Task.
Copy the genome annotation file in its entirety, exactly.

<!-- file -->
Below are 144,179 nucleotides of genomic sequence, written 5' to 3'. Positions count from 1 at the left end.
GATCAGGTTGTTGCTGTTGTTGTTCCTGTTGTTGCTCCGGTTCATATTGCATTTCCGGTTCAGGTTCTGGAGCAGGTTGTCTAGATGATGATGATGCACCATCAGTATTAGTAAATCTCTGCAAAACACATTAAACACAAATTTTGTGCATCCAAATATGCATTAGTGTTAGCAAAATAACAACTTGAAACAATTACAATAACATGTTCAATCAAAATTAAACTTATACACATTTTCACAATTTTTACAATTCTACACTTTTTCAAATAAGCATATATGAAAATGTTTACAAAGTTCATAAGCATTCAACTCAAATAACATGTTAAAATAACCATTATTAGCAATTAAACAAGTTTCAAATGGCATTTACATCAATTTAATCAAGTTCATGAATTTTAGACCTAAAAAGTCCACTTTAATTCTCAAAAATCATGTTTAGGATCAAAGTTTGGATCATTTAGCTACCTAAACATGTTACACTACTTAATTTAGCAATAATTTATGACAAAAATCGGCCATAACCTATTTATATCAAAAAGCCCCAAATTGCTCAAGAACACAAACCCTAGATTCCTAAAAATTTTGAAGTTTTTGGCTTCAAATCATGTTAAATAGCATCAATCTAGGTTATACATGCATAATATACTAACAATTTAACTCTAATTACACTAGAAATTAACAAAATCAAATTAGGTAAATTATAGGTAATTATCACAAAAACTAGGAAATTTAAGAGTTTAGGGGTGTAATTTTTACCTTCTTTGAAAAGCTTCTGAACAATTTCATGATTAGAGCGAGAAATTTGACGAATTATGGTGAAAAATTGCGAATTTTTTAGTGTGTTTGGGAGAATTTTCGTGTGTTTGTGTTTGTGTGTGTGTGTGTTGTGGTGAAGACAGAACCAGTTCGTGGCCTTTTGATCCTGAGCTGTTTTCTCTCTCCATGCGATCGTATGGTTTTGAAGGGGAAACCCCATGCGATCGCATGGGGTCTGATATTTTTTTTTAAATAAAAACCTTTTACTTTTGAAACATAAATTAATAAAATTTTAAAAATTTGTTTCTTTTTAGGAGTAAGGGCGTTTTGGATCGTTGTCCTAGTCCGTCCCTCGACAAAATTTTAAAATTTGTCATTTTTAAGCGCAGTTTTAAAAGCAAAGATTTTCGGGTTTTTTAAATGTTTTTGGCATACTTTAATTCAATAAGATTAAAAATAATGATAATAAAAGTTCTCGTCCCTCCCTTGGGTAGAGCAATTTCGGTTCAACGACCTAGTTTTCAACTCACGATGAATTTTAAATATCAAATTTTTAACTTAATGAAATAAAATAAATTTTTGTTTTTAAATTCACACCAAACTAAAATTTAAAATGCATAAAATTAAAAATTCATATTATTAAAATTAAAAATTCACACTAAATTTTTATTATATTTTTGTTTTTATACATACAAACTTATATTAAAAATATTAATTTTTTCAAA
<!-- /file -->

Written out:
Below are 144,179 nucleotides of genomic sequence, written 5' to 3'. Positions count from 1 at the left end.
GATCAGGTTGTTGCTGTTGTTGTTCCTGTTGTTGCTCCGGTTCATATTGCATTTCCGGTTCAGGTTCTGGAGCAGGTTGTCTAGATGATGATGATGCACCATCAGTATTAGTAAATCTCTGCAAAACACATTAAACACAAATTTTGTGCATCCAAATATGCATTAGTGTTAGCAAAATAACAACTTGAAACAATTACAATAACATGTTCAATCAAAATTAAACTTATACACATTTTCACAATTTTTACAATTCTACACTTTTTCAAATAAGCATATATGAAAATGTTTACAAAGTTCATAAGCATTCAACTCAAATAACATGTTAAAATAACCATTATTAGCAATTAAACAAGTTTCAAATGGCATTTACATCAATTTAATCAAGTTCATGAATTTTAGACCTAAAAAGTCCACTTTAATTCTCAAAAATCATGTTTAGGATCAAAGTTTGGATCATTTAGCTACCTAAACATGTTACACTACTTAATTTAGCAATAATTTATGACAAAAATCGGCCATAACCTATTTATATCAAAAAGCCCCAAATTGCTCAAGAACACAAACCCTAGATTCCTAAAAATTTTGAAGTTTTTGGCTTCAAATCATGTTAAATAGCATCAATCTAGGTTATACATGCATAATATACTAACAATTTAACTCTAATTACACTAGAAATTAACAAAATCAAATTAGGTAAATTATAGGTAATTATCACAAAAACTAGGAAATTTAAGAGTTTAGGGGTGTAATTTTTACCTTCTTTGAAAAGCTTCTGAACAATTTCATGATTAGAGCGAGAAATTTGACGAATTATGGTGAAAAATTGCGAATTTTTTAGTGTGTTTGGGAGAATTTTCGTGTGTTTGTGTTTGTGTGTGTGTGTGTTGTGGTGAAGACAGAACCAGTTCGTGGCCTTTTGATCCTGAGCTGTTTTCTCTCTCCATGCGATCGTATGGTTTTGAAGGGGAAACCCCATGCGATCGCATGGGGTCTGATATTTTTTTTTAAATAAAAACCTTTTACTTTTGAAACATAAATTAATAAAATTTTAAAAATTTGTTTCTTTTTAGGAGTAAGGGCGTTTTGGATCGTTGTCCTAGTCCGTCCCTCGACAAAATTTTAAAATTTGTCATTTTTAAGCGCAGTTTTAAAAGCAAAGATTTTCGGGTTTTTTAAATGTTTTTGGCATACTTTAATTCAATAAGATTAAAAATAATGATAATAAAAGTTCTCGTCCCTCCCTTGGGTAGAGCAATTTCGGTTCAACGACCTAGTTTTCAACTCACGATGAATTTTAAATATCAAATTTTTAACTTAATGAAATAAAATAAATTTTTGTTTTTAAATTCACACCAAACTAAAATTTAAAATGCATAAAATTAAAAATTCATATTATTAAAATTAAAAATTCACACTAAATTTTTATTATATTTTTGTTTTTATACATACAAACTTATATTAAAAATATTAATTTTTTCAAA